The Sultanate of Bruneimarker crowns its ruler. The last such coronation was held on 1 August 1968, for the present Sultan, Hassanal Bolkiah in the Lapau, or ceremonial hall. Various items of royal regalia are exhibited at the Royal Regalia Building in the capital of Bandar Seri Begawanmarker.


The King of Cambodia is crowned in a ceremony that combines Brahmanic and Buddhist elements. The new monarch begins his coronation rite inside the Royal Palacemarker in Phnom Penhmarker by placing two wreaths of jasmine atop a golden pillow. Then, bowing before the offerings, he lights a bundle of incense sticks and placed them around the table before taking a seat on the red-carpeted floor. Prayers are read, punctuated by the sound of conch-shell horns. The ruler then enters the Tevea Venichhay Temple, where he lights a stout candle encased in gold-gilded glass. This candle, which represents victory throughout the king’s reign, is left burning until the final day of the coronation festival. Nine Buddhist monks then shower the King with jasmine buds. Finally, the monarch makes his way to the throne, bowing three times to it before retreating to his private area of the palace.

The following day commences with the new king taking a ritual bath in water drawn from the Kulen Mountains, whose water is believed by Cambodian royals to be exceptionally pure. The bath is said to wash away the king's impurities, and increase his prestige. The new monarch is carried into the Preah Thineang Dheva Vinnichay, or Throne Hall, of the Palace on a gold chair, at the head of a large procession. Orange-clad Buddhist monks, one for every year of the king's life plus one, chant blessings. The king prays before statues of his ancestors inside the Hall. While priests blow on conch shells outside, the ruler next takes a formal oath to observe the constitution and to rule in the country's best interests. Following this, he receives various items of the royal regalia, including a calico cat, golden slippers, and the jewel-encrusted gold crown and sword.

The last such ceremony was held in 2004 for the current monarch, Norodom Sihamoni. Unlike some previous Cambodian rulers, Sihamoni chose not to wear the crown during his coronation.


The Islamic Shahs of Persia (or Iranmarker, after 1935) crowned themselves in an elaborate coronation ritual staged in Tehranmarker, their capital. The last of these was the coronation of Shah Mohammad Reza Pahlavi of Iran in 1967. The ceremony took place in the Grand Hall of the Golestan Palace, and commenced with the Imam Djomeh reciting several verses from the Quran and offering a special coronation prayer. Following this, various items of the Iranian regalia were brought forward. The Shah first received the Emerald Belt, followed by the Imperial Sword and Robe. Finally, the Pahlavi Crown was presented, and the Iranian ruler placed it upon his own head in accordance with Iranian custom. After this, the Shah was given the Imperial Sceptre, after which he crowned his empress and listened to three speeches. The Shah then offered an address of his own, following which he received the homage of all male members of his family.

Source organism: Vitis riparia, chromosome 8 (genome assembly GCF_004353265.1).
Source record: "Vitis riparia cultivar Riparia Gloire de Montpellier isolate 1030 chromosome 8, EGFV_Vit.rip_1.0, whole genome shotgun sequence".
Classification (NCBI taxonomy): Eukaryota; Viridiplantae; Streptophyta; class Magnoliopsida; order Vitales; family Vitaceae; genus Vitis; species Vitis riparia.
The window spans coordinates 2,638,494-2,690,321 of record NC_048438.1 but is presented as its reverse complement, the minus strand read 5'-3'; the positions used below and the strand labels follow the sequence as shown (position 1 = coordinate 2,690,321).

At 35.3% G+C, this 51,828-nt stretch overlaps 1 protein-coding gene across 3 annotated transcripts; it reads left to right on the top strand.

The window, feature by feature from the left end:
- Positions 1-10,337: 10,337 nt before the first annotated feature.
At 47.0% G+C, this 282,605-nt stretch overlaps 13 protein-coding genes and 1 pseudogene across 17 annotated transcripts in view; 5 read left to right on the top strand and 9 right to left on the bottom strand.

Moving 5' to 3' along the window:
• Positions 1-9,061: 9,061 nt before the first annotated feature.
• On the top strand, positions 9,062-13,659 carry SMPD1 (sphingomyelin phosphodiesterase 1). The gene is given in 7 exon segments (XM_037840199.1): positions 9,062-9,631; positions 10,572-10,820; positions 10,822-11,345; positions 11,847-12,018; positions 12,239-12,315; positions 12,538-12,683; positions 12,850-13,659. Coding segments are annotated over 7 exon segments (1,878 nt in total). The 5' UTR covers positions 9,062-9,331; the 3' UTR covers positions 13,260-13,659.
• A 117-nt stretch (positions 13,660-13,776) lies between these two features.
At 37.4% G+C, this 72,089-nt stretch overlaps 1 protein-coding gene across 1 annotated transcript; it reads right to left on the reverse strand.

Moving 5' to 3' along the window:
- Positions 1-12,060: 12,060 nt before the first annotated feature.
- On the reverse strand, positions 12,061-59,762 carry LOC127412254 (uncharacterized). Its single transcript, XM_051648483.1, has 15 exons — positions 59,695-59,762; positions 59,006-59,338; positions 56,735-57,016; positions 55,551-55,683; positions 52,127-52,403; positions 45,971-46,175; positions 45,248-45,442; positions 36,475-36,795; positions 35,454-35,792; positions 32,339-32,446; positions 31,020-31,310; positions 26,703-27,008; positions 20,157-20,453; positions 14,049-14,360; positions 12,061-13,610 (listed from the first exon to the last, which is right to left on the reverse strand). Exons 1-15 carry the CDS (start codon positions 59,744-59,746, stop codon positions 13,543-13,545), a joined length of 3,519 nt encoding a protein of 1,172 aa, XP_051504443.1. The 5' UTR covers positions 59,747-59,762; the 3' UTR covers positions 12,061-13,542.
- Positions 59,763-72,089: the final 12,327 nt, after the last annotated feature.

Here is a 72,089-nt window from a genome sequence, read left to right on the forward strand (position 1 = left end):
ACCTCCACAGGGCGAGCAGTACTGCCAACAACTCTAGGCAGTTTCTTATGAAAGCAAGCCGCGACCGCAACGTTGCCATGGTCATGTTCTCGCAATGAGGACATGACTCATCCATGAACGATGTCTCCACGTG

The Japanese enthronement ceremony consists of three main parts. The first takes place immediately after the death of the preceding sovereign. The new emperor is given the Three Sacred Treasures of Japan: (1) a replica sword representing the sword Kusanagi-no-Tsurugi (lit. "Grasscutter Sword") (草薙劍)--the original being enshrined the in the Atsuta Shrinemarker in Nagoya; (2) the Yasakani no magatama (八尺瓊曲玉), a necklace of comma-shaped stone beads; and (3) a mirror, called Yata no Kagami (八咫鏡). Unlike most other monarchies, Japan has no crown for its ruler.

The second part of the ceremony is the enthronement ritual itself, held in Kyoto, the former capital of Japan. The ritual is not public, and the regalia itself is generally seen only by the emperor himself and a few Shinto priests.